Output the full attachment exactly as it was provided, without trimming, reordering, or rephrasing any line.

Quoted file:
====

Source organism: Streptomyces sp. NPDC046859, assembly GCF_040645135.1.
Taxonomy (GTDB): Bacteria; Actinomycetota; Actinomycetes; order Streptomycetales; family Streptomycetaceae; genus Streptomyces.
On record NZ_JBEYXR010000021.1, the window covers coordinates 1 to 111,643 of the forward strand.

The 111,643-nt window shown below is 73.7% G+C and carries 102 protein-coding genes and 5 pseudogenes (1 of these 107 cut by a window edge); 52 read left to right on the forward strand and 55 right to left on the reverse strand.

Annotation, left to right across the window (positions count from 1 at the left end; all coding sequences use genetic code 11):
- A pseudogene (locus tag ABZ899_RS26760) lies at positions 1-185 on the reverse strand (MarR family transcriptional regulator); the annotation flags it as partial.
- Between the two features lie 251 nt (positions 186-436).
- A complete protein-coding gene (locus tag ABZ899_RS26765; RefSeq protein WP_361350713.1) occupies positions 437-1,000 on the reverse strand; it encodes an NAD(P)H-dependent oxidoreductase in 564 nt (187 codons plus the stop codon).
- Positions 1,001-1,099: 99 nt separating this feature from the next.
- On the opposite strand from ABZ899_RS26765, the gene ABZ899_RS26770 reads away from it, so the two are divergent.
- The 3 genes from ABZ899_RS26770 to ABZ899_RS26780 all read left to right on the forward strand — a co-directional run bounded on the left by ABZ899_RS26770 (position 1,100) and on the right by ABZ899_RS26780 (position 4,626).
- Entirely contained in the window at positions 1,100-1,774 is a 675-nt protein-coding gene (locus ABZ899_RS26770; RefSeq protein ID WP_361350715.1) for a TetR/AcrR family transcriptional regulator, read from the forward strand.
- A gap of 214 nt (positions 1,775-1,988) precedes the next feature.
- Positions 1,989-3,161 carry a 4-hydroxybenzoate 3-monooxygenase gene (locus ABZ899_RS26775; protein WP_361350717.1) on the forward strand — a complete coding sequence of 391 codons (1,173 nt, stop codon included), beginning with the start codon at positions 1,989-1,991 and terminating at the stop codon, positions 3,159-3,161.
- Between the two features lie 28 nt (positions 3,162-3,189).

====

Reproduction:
Source organism: Streptomyces sp. NPDC046859, assembly GCF_040645135.1.
Taxonomy (GTDB): Bacteria; Actinomycetota; Actinomycetes; order Streptomycetales; family Streptomycetaceae; genus Streptomyces.
On record NZ_JBEYXR010000021.1, the window covers coordinates 1 to 111,643 of the forward strand.

The 111,643-nt window shown below is 73.7% G+C and carries 102 protein-coding genes and 5 pseudogenes (1 of these 107 cut by a window edge); 52 read left to right on the forward strand and 55 right to left on the reverse strand.

Annotation, left to right across the window (positions count from 1 at the left end; all coding sequences use genetic code 11):
- A pseudogene (locus tag ABZ899_RS26760) lies at positions 1-185 on the reverse strand (MarR family transcriptional regulator); the annotation flags it as partial.
- Between the two features lie 251 nt (positions 186-436).
- A complete protein-coding gene (locus tag ABZ899_RS26765; RefSeq protein WP_361350713.1) occupies positions 437-1,000 on the reverse strand; it encodes an NAD(P)H-dependent oxidoreductase in 564 nt (187 codons plus the stop codon).
- Positions 1,001-1,099: 99 nt separating this feature from the next.
- On the opposite strand from ABZ899_RS26765, the gene ABZ899_RS26770 reads away from it, so the two are divergent.
- The 3 genes from ABZ899_RS26770 to ABZ899_RS26780 all read left to right on the forward strand — a co-directional run bounded on the left by ABZ899_RS26770 (position 1,100) and on the right by ABZ899_RS26780 (position 4,626).
- Entirely contained in the window at positions 1,100-1,774 is a 675-nt protein-coding gene (locus ABZ899_RS26770; RefSeq protein ID WP_361350715.1) for a TetR/AcrR family transcriptional regulator, read from the forward strand.
- A gap of 214 nt (positions 1,775-1,988) precedes the next feature.
- Positions 1,989-3,161 carry a 4-hydroxybenzoate 3-monooxygenase gene (locus ABZ899_RS26775; protein WP_361350717.1) on the forward strand — a complete coding sequence of 391 codons (1,173 nt, stop codon included), beginning with the start codon at positions 1,989-1,991 and terminating at the stop codon, positions 3,159-3,161.
- Between the two features lie 28 nt (positions 3,162-3,189).